By Frederic Tendeng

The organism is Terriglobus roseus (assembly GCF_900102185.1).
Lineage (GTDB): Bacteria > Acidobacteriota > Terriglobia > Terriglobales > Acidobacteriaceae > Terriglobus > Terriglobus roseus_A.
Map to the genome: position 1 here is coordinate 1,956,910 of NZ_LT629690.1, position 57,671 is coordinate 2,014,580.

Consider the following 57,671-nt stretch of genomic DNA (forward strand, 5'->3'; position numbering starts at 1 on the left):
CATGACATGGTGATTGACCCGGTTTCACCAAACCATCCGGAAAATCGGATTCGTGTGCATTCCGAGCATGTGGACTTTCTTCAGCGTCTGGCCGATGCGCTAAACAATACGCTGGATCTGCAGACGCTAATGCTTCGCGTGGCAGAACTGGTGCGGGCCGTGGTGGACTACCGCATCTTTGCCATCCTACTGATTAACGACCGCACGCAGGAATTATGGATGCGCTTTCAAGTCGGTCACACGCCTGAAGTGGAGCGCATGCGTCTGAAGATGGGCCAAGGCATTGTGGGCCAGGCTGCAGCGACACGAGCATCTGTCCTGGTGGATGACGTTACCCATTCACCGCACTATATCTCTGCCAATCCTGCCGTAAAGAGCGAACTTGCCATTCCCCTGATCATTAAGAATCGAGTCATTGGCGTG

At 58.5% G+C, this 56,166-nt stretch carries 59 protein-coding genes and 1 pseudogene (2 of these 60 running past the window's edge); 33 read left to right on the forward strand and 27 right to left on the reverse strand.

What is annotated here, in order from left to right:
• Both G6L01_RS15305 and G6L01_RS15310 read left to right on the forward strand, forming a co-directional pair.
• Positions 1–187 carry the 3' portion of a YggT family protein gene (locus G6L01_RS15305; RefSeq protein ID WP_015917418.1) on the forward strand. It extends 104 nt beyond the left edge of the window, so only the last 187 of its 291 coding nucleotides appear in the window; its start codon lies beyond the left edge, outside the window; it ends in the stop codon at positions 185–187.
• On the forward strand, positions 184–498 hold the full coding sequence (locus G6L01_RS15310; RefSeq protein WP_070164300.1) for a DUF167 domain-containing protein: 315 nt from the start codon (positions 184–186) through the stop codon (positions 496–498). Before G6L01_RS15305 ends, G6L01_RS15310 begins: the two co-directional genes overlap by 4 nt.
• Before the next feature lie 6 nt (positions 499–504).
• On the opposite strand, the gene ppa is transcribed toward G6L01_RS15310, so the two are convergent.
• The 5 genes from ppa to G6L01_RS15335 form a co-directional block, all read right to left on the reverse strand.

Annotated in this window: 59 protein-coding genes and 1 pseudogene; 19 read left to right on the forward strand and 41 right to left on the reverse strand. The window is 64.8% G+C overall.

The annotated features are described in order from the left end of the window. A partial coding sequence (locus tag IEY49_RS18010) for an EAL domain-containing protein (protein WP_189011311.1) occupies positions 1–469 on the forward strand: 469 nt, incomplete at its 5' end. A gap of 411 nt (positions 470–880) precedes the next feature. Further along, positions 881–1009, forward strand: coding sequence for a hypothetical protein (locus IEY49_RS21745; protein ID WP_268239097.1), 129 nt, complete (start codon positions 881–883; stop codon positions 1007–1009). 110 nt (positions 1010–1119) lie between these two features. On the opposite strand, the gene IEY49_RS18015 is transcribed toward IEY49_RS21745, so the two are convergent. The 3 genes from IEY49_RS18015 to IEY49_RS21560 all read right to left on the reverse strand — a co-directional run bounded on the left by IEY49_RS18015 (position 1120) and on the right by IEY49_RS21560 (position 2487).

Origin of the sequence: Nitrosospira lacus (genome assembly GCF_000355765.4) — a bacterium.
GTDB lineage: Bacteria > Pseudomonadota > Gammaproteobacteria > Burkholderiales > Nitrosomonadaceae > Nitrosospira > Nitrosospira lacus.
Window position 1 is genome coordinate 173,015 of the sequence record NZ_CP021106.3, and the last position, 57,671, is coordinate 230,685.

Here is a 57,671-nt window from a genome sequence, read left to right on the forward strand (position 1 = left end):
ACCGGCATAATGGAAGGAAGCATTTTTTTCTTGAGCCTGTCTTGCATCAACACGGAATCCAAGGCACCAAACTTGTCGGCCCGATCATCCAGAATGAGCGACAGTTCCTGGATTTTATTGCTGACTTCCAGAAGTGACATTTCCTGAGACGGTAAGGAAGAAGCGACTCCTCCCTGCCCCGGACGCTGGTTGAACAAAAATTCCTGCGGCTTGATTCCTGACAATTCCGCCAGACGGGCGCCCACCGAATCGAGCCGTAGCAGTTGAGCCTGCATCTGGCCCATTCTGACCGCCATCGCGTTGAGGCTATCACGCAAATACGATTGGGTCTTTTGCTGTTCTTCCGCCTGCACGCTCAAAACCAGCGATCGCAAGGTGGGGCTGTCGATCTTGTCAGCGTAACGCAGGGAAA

Andrew Burns, a senior economist at the Research Department of the World Bank, on Thursday made a prediction of Senegal’s economic growth rate between the 2010 and 2011. Burns who was speaking through a videoconference as he presented the 2010 report on the Global Economic Prospects (GEP) to journalists from francophone African countries, said that Senegal’s economy is expected to rise from 3.4% to 4.2%. The report he co-authored stresses that though the sub-Saharan African area seriously suffered from the recent economic crisis, there are indications that the impact was less effective than in other regions.  ‘‘Compared to previous external shocks, the macroeconomic fundamentals have improved in many countries of this region,’’ Mr Burns said. The Bank’s senior economist explained that “trade, foreign direct investment, tourism, remittances and official development assistance’’ were the first areas affected by the crisis. ‘‘Indeed, prospects for the African region remain uncertain and the strength of the recovery will depend largely on the demand that should come from key export markets,’’ he said. ‘‘Although the prices of agricultural products have fallen by 22% from the peak reached in June 2008, they nevertheless remain almost twice as high as the lows achieved earlier this decade, which may have a direct incidence on the household incomes.’’ Andrew Burns recalled in his report that “many households are likely to devote a significant portion of their income on food, or simply reduce their food consumption”. He noted that for many African countries the growth is far below the 6% rate scored during the years of economic boom which is due to the declining real terms prices of commodities and the slower global growth. Mamadou Ndione, a World Bank Economist in Dakar, pointed at tourism and remittances from Senegalese expatriates as the most affected factors in Senegal’s national economy. And the trend, he said, has not reversed during the year. As mentioned in the report, “the growth rate for fragile African states will turn around 4.2%, while the low income countries will experience a growth rate that is close to 4.8%. As for South Africa, the expected growth is 2% by this year as compared to 1.8% for last year. The middle income countries will experience a growth acceleration which may be up to 3.5%”. Meanwhile, the World Bank experts believe that the global financial crisis has seriously jeopardized the achievement of the Millennium Development Goals by 2015.